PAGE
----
Apple will kill off its iPod shuffle and iPod classic lines to instead focus on the iPod touch and iPod nano, TUAW reported recently. The rumor follows early speculation by CNET, which noted just 8% of Apple’s fourth quarter 2010 revenue was from iPod sales. Typically, Apple unveils its new iPod family in the fall of each year. However, an invitation to Apple’s October 4th press conference suggests the iPhone will be the star of this year’s show. In addition, we have heard numerous reports that Apple will make minor changes to the iPod touch this year, if any at all, and will also offer a white version. We will be reporting all of the news as it breaks on October 4th. More →
According to new projections issued by market research firm NPD Group, Apple is poised to break its previous quarterly sales record. For the first time, Apple’s Mac unit sales are set to surpass the 4 million mark, with fourth quarter totals expected to fall in the range of 4.1 to 4.3 million. Apple’s new MacBook Air will apparently play a big role in Apple’s record-breaking quarter, and early demand for the sleek laptop makes solid sales a foregone conclusion. NPD’s numbers, if met, will represent remarkable year-over-year growth of approximately 22% to 28%. Apple is also expected to sell between 18.5 million and 19.5 million iPods during the December quarter. More →
Apple has made changes to its internal screening process pertaining to iPod liquid damage, a source told BGR. Apple builds a series of Liquid Contact Indicators (LCI) into its iPod line of devices. When these LCIs come in contact with moisture, they become activated. In the event of a warranty claim or other repair, the LCIs indicate to Apple that the device in question may have been affected by a liquid. Employees of Apple Stores and AppleCare Repair Centers then have specific guidelines used in the event liquid damage is suspected. Previously, the presence of an activated LCI within the headphone jack was cause enough for employees to state that an iPod may have been damaged by water or another liquid. Now, employees must first inspect the iPod for other signs of liquid damage before reaching that conclusion. It is currently not known if the new policy applies to iPhone models as well.
Whether or not Apple has concerns internally regarding the reliability of its LCI devices is unclear at this time. Apple may have also discovered LCIs located within the headphone jack are overly sensitive and activate even when they come in contact with permissible amounts of moisture.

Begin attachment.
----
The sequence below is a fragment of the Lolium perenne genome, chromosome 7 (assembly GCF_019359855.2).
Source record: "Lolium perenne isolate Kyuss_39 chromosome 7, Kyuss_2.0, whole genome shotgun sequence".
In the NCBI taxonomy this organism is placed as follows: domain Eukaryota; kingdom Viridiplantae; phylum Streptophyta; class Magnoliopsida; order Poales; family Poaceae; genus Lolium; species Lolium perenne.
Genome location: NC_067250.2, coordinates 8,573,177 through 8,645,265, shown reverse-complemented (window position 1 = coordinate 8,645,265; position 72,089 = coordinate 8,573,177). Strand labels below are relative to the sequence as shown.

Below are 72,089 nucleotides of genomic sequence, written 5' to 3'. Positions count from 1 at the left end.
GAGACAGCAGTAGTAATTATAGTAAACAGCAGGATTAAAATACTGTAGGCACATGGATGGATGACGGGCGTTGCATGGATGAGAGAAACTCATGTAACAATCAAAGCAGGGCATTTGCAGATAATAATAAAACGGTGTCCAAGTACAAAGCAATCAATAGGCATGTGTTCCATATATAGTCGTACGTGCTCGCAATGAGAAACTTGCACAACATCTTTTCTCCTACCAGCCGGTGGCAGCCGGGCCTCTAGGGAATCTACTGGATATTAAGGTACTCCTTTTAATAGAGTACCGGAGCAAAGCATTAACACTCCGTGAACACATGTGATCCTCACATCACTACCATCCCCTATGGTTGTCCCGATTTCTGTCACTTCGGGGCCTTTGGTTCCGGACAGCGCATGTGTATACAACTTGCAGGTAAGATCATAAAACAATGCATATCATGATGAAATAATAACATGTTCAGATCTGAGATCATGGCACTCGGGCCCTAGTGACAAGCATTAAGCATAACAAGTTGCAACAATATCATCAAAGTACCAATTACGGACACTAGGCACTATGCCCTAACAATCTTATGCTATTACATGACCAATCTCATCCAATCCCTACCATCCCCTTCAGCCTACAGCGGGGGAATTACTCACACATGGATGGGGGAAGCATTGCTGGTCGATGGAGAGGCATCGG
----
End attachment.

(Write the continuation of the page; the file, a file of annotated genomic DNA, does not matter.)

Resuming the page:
According to an iLounge source, the upcoming fourth generation iPod touch will be changing shapes once again. If true, it is said to be more flat than curved, with a flat surface and curved edges; much like the top of your MacBook Pro. Additionally, the back is rumored to not be modeled after the iPhone 4’s all glass surface; so we’re guessing stainless steel or aluminum. There is that much-awaited rear camera, though what’s not clear at this point is a LED flash next to it or a second microphone for audio capture while shooting video. Lastly, that tiny, tiny Apple-branded touch screen display we saw? Well, according to iLounge, it is indeed a new iPod nano, and won’t have anything to do with an iPod shuffle. September 1st is close enough, friends. More →
The folks over at iLounge stumbled upon some curious info regarding the new iPod Shuffle that has us scratching our heads. We all know the controls for the new Shuffle are on the headphones, but apparently Cupertino decided to make it even more difficult for headphone makers to get in on some Shuffle action. Control of playback and adjustment of volume will not be permitted unless the headphones used are equipped with an Apple authentication chip. D’oh! To further complicate matters, headphones with this new authentication chip are not yet available. Phooey, you say, I will pair my high-end headphones with a third party remote control device instead. Denied! Third party remotes with this authentication chip are not yet available either. Until these new accessories hit the market, shuffle owners are stuck using the stock headphones for the time being. What is Apple’s reasoning behind the move? We’re not sure, though we imagine it has to do with ensuring Apple can prevent companies from producing Shuffle gear without its blessing. Good job Apple, now it’ll cost less-than-scrupulous manufacturers overseas an extra 7¢ per unit to make compatible headphones. Major fail.
Talk about a sneak attack. It’s a little hard to get excited about a new iPod Shuffle but hey, new toys are new toys. The third-generation Shuffle features a completely new design, 4GB of storage and perhaps most notably, the controls have been moved off of the device and onto the headset cord. Cool, yes, but have fun trying to use your current headset with this little guy. The new Shuffle also sports Apple’s “VoiceOver” technology, which essentially is little more than a text-to-speech engine that can speak song, artist and playlist titles. Apple’s new 4GB iPod Shuffle will run you $79 and is available immediately in the two colors pictured above.